Max Lange

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Max Lange
Maxlange.jpg
Full name Max Lange
Country Germany
Born August 7, 1832
Magdeburg, Germany
Died December 8, 1899
Leipzig, Germany

Max Lange (August 7, 1832, Magdeburg – December 8, 1899, Leipzig) was a German chess player and problem composer.[1]

Chess career[edit]

In 1858–64, Lange was an editor of the Deutsche Schachzeitung (German Chess Newsletter). He was a founder of Westdeutscher Schachbund (West German Chess Federation, WDSB), and an organizer of the 9th DSB–Congress (Kongress des Deutschen Schachbundes) at Leipzig 1894. He was second President of the German Chess Federation (DSB).[2]

Max Lange won four Western German championships: thrice in Düsseldorf (1862, 1863, 1864), and at Aachen (Aix-la-Chapelle) 1868 (7th WDSB–Congress). He also won at Hamburg 1868 (1st Congress of the North German Chess Federation). The statistical website Chessmetrics.com estimates that Lange was one of the top ten players in the world in the 1860s. He took an extended sabbatical from tournament chess from 1868 until his final appearance in the third DSB-Congress at Nuremberg 1883. Lange finished in a tie for 17th–19th place, which was last. His ability had clearly deteriorated as a result of his long layoff but Chessmetrics.com places him among the top 40 to 50 players in the world in the 1880s on the basis of this result.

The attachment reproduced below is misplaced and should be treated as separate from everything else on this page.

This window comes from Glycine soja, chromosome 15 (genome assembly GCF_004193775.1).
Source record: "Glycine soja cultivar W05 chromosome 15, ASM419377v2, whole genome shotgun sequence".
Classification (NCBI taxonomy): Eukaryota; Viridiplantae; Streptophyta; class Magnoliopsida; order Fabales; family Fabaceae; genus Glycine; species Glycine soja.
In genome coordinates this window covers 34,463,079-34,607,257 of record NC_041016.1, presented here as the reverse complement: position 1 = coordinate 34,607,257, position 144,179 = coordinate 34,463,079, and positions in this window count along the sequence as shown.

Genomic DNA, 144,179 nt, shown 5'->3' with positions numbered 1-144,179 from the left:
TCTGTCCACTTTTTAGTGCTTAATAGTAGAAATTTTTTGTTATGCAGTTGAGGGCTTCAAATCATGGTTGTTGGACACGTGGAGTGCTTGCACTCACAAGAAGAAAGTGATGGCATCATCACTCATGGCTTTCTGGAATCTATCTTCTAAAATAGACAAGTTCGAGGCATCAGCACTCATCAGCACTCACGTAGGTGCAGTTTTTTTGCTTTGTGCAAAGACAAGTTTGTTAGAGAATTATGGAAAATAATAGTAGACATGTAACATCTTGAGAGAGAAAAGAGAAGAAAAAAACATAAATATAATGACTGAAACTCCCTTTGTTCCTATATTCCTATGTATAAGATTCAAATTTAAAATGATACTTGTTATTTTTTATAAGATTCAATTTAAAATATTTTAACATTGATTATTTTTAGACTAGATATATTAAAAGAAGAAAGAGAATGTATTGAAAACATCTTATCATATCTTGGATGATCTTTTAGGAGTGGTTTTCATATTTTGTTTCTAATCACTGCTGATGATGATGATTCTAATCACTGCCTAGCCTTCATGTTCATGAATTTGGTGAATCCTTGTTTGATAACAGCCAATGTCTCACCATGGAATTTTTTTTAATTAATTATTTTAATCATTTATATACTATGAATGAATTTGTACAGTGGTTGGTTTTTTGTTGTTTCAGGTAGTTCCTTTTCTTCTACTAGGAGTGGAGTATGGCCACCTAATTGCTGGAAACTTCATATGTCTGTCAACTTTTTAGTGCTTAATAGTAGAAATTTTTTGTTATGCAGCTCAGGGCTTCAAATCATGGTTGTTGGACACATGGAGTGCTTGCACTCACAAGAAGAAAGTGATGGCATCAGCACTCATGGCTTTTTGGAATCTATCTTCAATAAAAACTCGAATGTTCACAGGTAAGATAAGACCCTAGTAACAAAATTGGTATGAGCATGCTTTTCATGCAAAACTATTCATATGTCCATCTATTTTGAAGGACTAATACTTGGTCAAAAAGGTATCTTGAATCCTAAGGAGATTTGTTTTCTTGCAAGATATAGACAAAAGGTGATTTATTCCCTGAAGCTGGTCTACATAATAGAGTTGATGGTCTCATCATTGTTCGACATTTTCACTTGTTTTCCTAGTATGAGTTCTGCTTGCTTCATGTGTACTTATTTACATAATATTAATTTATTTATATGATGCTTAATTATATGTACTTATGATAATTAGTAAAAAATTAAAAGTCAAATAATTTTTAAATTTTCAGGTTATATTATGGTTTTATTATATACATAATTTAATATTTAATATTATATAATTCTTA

Lange should not be confused with the lesser but identically named Dr. Max Lange (1883–1923), who is generally referenced as Max Lange 2 in chess literature and whose best known tournaments were Hilversum 1903 and the 14th DSB-Congress at Coburg 1904.

Works[edit]

Lange published Lehrbuch des Schachspiels (Textbook of Chess Games, Halle 1856), and Handbuch der Schachaufgaben (Handbook of Chess problems, Leipzig 1862).[3]

Legacy[edit]

The variation of the Two Knights Defense 1.e4 e5 2.Nf3 Nc6 3.Bc4 Nf6 4.d4 exd4 5.O–O Bc5 6.e5 is called the Max Lange Attack. The Vienna Game variation 1.e4 e5 2.Nc3 Nc6 is known as the Max Lange Defense.

References[edit]

  1. ^ Ludwig Fränkel: Lange, Max. In: Allgemeine Deutsche Biographie (ADB). Bd. 51 (1906), S. 577.
  2. ^ DSB 2. Teil
  3. ^ Litmanowicz, Władysław & Giżycki, Jerzy (1986, 1987). Szachy od A do Z. Wydawnictwo Sport i Turystyka Warszawa. ISBN 83-217-2481-7 (1. A-M), ISBN 83-217-2745-X (2. N-Z). 

External links[edit]